Americans come across in this story as over-powered toddlers who don’t want to understand the complexity of a place and, at least at the institutional level, don’t want to be told that they don’t understand. America appears, collectively, as a confident ignoramus, at least in complex cultural matters—a population for whom E pluribus unum means that we must necessarily elide a rich understanding of our own cultural antecedents just to be good Americans. More broadly, however, this anecdote points to an overarching problem, which is how—in the wake of poor strategic outcomes in our post-9/11 wars despite a large outlay in blood and treasure—America can achieve her strategic goals more effectively. The amalgamated Long War that has spanned operational theaters in Iraq and Afghanistan, with associated missions in countries across a broad swath of the world, shows that America has the resources for ambitious military endeavors. But even with all the resources in the world, America still wasn’t effective. America does seem committed to demonstrating, repeatedly and spectacularly, how little Americans understand the environments in which America deploys military force. That lack of understanding means that the resources America brought to the fight have been misapplied to the battlefield, and the result was not victory. Perhaps closing this knowledge gap, as ever, holds the key to success.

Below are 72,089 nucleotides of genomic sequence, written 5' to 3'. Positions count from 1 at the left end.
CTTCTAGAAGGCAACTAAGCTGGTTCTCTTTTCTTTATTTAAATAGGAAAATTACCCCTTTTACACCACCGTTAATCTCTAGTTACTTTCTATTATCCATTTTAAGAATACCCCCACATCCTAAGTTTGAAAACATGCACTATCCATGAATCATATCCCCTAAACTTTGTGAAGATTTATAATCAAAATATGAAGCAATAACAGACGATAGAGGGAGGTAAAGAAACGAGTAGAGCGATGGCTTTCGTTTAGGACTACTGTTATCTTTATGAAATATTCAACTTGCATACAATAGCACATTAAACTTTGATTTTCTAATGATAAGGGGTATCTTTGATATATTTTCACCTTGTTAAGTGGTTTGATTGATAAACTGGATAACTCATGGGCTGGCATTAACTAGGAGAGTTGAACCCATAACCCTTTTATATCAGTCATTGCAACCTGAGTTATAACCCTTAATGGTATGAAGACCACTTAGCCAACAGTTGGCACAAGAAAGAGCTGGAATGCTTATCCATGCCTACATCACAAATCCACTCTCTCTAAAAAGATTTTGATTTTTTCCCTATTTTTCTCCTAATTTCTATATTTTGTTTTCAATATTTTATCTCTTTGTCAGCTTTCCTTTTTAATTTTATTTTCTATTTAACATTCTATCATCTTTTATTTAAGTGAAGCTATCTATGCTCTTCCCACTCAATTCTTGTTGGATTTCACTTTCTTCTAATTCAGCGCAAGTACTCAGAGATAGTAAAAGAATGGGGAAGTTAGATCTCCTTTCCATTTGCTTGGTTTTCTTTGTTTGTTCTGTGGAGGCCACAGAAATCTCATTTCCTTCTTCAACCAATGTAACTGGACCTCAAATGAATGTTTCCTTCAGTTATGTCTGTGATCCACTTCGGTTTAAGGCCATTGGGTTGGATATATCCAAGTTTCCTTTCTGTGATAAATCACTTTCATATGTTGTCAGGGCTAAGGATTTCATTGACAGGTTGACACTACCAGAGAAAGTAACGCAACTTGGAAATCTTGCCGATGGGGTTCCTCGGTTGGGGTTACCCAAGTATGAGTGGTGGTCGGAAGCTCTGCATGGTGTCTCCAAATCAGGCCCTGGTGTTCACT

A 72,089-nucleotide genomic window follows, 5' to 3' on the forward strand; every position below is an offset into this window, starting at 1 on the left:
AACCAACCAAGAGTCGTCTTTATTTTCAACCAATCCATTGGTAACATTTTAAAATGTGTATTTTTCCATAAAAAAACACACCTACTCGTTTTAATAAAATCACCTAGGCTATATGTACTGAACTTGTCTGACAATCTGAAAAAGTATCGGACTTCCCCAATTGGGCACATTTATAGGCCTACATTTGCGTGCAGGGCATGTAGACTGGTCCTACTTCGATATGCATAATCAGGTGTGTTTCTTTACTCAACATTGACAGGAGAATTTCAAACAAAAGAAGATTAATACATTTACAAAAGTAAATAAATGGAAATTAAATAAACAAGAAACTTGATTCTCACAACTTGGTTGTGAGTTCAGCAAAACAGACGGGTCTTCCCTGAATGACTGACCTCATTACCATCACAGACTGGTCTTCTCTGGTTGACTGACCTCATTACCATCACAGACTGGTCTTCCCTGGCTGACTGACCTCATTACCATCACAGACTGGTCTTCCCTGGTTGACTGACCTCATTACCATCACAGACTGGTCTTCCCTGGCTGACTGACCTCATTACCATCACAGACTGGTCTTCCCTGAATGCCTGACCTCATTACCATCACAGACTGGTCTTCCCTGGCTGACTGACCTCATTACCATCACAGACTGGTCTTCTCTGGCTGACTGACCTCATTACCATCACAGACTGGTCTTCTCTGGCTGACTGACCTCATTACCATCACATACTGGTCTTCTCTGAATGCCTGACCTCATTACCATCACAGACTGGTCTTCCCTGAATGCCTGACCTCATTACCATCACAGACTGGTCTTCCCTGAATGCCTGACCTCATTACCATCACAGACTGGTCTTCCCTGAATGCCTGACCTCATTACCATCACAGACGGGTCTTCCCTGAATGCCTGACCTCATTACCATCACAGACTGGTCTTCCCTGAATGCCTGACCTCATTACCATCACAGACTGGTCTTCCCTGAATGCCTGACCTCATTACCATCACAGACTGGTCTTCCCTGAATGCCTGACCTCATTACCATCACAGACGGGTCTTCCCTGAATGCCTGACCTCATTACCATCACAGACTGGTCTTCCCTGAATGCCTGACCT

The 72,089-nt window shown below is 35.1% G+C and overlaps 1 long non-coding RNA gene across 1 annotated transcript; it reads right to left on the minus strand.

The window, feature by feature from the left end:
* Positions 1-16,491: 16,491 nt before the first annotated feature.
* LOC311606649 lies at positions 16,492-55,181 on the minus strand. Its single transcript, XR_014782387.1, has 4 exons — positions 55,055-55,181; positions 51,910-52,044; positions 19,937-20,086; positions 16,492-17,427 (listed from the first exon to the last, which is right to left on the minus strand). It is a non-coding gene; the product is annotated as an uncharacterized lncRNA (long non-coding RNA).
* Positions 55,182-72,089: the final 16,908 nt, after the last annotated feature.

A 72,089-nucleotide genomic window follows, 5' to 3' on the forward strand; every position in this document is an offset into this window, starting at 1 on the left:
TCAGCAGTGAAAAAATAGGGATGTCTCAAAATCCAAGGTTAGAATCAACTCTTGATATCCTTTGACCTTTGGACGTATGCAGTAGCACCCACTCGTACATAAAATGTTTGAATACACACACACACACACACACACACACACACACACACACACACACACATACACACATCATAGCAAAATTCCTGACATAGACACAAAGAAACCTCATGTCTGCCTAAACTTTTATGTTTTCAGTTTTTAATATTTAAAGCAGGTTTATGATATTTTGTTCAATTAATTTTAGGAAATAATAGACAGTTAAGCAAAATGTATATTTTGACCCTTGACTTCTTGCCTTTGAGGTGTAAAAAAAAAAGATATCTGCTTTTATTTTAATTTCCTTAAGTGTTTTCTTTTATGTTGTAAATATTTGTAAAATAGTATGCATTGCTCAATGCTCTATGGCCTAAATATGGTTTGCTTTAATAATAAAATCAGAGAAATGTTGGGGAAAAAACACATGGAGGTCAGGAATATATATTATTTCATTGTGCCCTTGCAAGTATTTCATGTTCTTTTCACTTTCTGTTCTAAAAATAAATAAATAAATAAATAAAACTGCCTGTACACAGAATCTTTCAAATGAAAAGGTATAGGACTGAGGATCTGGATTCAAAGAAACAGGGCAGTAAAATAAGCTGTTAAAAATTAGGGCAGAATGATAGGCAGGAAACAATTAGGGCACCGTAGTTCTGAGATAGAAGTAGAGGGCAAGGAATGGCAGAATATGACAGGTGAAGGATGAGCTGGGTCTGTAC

Having clear goals is an essential starting point (ideally, perhaps narrow it down to one clear goal so there is less ambiguity as to when it has been met). Military goals are what the military understands and can most easily achieve. Liberate Kuwait from occupation by Iraqi forces (or, in the vernacular “clear Kuwait”) is straightforward and, as the world saw thirty years ago, achievable. More complex goals may extend the military’s capabilities and necessarily imply the use of other means of national power—the D(iplomatic), I(nformation), and E(conomic) in the DIME acronym. The literature of mission creep, and on the cost of not having clear national goals before we wage war, was extensive in the aftermath of the Vietnam War. It is even more extensive after the fall of Kabul.